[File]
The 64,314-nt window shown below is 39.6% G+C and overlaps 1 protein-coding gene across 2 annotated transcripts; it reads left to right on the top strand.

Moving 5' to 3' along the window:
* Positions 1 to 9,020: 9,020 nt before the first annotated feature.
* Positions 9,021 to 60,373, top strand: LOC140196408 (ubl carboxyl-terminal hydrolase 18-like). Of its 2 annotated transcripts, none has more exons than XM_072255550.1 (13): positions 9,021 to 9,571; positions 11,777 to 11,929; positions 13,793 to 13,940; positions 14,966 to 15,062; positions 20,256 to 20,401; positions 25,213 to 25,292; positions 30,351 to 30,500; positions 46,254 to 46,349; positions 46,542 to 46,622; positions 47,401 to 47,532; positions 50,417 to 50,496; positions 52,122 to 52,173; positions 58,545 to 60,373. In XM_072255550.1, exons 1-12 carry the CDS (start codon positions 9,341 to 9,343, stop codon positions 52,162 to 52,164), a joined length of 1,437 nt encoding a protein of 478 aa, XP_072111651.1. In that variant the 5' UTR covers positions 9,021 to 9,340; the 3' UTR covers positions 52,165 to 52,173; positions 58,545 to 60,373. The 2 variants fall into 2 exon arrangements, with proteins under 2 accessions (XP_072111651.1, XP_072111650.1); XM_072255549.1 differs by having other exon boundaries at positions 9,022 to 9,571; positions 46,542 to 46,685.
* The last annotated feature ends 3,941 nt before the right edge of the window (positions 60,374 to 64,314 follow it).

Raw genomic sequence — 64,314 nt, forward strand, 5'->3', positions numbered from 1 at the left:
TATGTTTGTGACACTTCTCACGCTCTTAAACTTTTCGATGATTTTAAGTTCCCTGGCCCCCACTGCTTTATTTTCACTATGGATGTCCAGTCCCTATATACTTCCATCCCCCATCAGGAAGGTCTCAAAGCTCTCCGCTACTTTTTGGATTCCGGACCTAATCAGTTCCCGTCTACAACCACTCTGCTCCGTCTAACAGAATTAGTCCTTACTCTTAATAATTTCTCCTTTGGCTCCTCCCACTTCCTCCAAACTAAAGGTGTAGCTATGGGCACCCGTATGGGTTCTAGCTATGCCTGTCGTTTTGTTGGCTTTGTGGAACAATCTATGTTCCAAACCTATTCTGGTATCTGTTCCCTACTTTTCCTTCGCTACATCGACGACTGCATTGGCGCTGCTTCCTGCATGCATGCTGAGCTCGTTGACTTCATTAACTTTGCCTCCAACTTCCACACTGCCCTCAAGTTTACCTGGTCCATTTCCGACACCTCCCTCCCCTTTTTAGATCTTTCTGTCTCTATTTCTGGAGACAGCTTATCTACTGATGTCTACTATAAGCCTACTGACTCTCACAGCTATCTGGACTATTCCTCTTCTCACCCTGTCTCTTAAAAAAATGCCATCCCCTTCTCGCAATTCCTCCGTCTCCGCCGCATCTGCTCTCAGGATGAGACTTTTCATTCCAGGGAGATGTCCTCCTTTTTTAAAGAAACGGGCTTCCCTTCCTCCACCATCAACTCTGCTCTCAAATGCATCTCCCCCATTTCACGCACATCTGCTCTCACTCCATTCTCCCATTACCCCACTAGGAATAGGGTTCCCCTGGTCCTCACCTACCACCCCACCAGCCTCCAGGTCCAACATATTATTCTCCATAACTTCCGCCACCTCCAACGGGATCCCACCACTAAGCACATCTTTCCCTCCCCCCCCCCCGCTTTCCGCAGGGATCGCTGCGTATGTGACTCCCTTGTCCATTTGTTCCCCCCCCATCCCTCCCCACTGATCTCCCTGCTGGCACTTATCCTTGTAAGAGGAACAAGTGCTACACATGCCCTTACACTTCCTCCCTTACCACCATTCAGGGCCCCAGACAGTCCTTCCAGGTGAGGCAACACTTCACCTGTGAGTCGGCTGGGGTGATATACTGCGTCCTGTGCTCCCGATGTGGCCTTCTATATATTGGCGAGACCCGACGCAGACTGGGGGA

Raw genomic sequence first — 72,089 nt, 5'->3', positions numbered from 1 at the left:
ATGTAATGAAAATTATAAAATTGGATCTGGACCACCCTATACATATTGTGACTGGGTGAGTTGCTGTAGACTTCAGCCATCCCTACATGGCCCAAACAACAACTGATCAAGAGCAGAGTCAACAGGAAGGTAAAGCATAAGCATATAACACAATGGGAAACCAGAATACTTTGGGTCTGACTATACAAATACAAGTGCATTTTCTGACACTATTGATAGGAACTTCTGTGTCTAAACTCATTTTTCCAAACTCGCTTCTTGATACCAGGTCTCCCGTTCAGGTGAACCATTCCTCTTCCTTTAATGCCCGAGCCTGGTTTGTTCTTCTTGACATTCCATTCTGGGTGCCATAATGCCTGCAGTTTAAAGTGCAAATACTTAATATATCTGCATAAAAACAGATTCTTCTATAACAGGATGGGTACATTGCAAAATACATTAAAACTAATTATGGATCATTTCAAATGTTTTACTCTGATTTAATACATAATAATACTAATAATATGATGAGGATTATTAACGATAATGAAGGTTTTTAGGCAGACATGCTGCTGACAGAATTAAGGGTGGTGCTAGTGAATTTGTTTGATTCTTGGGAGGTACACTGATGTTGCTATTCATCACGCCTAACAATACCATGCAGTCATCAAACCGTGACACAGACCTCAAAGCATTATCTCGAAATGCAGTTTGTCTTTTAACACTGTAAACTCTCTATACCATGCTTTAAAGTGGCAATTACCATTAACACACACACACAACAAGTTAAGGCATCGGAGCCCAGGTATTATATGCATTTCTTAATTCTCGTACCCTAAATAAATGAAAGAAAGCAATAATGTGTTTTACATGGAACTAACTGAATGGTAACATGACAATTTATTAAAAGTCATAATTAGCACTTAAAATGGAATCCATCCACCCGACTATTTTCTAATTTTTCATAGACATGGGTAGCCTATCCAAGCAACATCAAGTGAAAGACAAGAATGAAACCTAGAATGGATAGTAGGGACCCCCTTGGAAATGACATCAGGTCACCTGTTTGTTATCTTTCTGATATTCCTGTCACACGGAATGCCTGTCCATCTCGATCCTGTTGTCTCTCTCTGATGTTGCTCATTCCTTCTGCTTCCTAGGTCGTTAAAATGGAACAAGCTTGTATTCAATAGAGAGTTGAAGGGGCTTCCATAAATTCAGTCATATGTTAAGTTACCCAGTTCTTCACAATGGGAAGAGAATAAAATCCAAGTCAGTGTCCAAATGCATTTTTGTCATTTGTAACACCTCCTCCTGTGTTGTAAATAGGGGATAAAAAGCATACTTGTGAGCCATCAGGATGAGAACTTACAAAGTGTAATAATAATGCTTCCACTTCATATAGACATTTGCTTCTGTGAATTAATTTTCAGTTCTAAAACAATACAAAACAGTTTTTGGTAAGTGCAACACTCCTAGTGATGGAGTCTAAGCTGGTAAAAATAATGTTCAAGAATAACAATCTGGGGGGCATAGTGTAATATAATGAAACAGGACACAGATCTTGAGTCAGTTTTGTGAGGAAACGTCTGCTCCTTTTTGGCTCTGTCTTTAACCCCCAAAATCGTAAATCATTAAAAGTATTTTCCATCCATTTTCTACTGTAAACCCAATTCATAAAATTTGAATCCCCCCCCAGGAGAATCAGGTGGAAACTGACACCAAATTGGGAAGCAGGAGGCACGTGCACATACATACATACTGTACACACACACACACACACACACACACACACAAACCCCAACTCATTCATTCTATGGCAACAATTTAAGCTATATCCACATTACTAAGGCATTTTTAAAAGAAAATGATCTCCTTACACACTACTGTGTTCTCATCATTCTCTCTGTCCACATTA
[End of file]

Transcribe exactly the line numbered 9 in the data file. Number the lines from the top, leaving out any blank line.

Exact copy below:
ATGTAATGAAAATTATAAAATTGGATCTGGACCACCCTATACATATTGTGACTGGGTGAGTTGCTGTAGACTTCAGCCATCCCTACATGGCCCAAACAACAACTGATCAAGAGCAGAGTCAACAGGAAGGTAAAGCATAAGCATATAACACAATGGGAAACCAGAATACTTTGGGTCTGACTATACAAATACAAGTGCATTTTCTGACACTATTGATAGGAACTTCTGTGTCTAAACTCATTTTTCCAAACTCGCTTCTTGATACCAGGTCTCCCGTTCAGGTGAACCATTCCTCTTCCTTTAATGCCCGAGCCTGGTTTGTTCTTCTTGACATTCCATTCTGGGTGCCATAATGCCTGCAGTTTAAAGTGCAAATACTTAATATATCTGCATAAAAACAGATTCTTCTATAACAGGATGGGTACATTGCAAAATACATTAAAACTAATTATGGATCATTTCAAATGTTTTACTCTGATTTAATACATAATAATACTAATAATATGATGAGGATTATTAACGATAATGAAGGTTTTTAGGCAGACATGCTGCTGACAGAATTAAGGGTGGTGCTAGTGAATTTGTTTGATTCTTGGGAGGTACACTGATGTTGCTATTCATCACGCCTAACAATACCATGCAGTCATCAAACCGTGACACAGACCTCAAAGCATTATCTCGAAATGCAGTTTGTCTTTTAACACTGTAAACTCTCTATACCATGCTTTAAAGTGGCAATTACCATTAACACACACACACAACAAGTTAAGGCATCGGAGCCCAGGTATTATATGCATTTCTTAATTCTCGTACCCTAAATAAATGAAAGAAAGCAATAATGTGTTTTACATGGAACTAACTGAATGGTAACATGACAATTTATTAAAAGTCATAATTAGCACTTAAAATGGAATCCATCCACCCGACTATTTTCTAATTTTTCATAGACATGGGTAGCCTATCCAAGCAACATCAAGTGAAAGACAAGAATGAAACCTAGAATGGATAGTAGGGACCCCCTTGGAAATGACATCAGGTCACCTGTTTGTTATCTTTCTGATATTCCTGTCACACGGAATGCCTGTCCATCTCGATCCTGTTGTCTCTCTCTGATGTTGCTCATTCCTTCTGCTTCCTAGGTCGTTAAAATGGAACAAGCTTGTATTCAATAGAGAGTTGAAGGGGCTTCCATAAATTCAGTCATATGTTAAGTTACCCAGTTCTTCACAATGGGAAGAGAATAAAATCCAAGTCAGTGTCCAAATGCATTTTTGTCATTTGTAACACCTCCTCCTGTGTTGTAAATAGGGGATAAAAAGCATACTTGTGAGCCATCAGGATGAGAACTTACAAAGTGTAATAATAATGCTTCCACTTCATATAGACATTTGCTTCTGTGAATTAATTTTCAGTTCTAAAACAATACAAAACAGTTTTTGGTAAGTGCAACACTCCTAGTGATGGAGTCTAAGCTGGTAAAAATAATGTTCAAGAATAACAATCTGGGGGGCATAGTGTAATATAATGAAACAGGACACAGATCTTGAGTCAGTTTTGTGAGGAAACGTCTGCTCCTTTTTGGCTCTGTCTTTAACCCCCAAAATCGTAAATCATTAAAAGTATTTTCCATCCATTTTCTACTGTAAACCCAATTCATAAAATTTGAATCCCCCCCCAGGAGAATCAGGTGGAAACTGACACCAAATTGGGAAGCAGGAGGCACGTGCACATACATACATACTGTACACACACACACACACACACACACACACACAAACCCCAACTCATTCATTCTATGGCAACAATTTAAGCTATATCCACATTACTAAGGCATTTTTAAAAGAAAATGATCTCCTTACACACTACTGTGTTCTCATCATTCTCTCTGTCCACATTA